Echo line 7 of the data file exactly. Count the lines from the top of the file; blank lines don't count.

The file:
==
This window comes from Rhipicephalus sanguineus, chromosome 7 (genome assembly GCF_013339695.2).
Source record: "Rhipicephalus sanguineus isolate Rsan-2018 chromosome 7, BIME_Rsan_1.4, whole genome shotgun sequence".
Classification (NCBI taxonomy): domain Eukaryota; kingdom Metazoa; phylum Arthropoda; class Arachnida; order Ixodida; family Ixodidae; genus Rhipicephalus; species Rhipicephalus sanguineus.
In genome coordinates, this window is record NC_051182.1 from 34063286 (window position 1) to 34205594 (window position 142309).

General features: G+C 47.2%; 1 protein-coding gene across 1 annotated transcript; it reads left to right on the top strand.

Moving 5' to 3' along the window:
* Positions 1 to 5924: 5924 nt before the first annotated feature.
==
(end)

* Positions 1 to 5924: 5924 nt before the first annotated feature.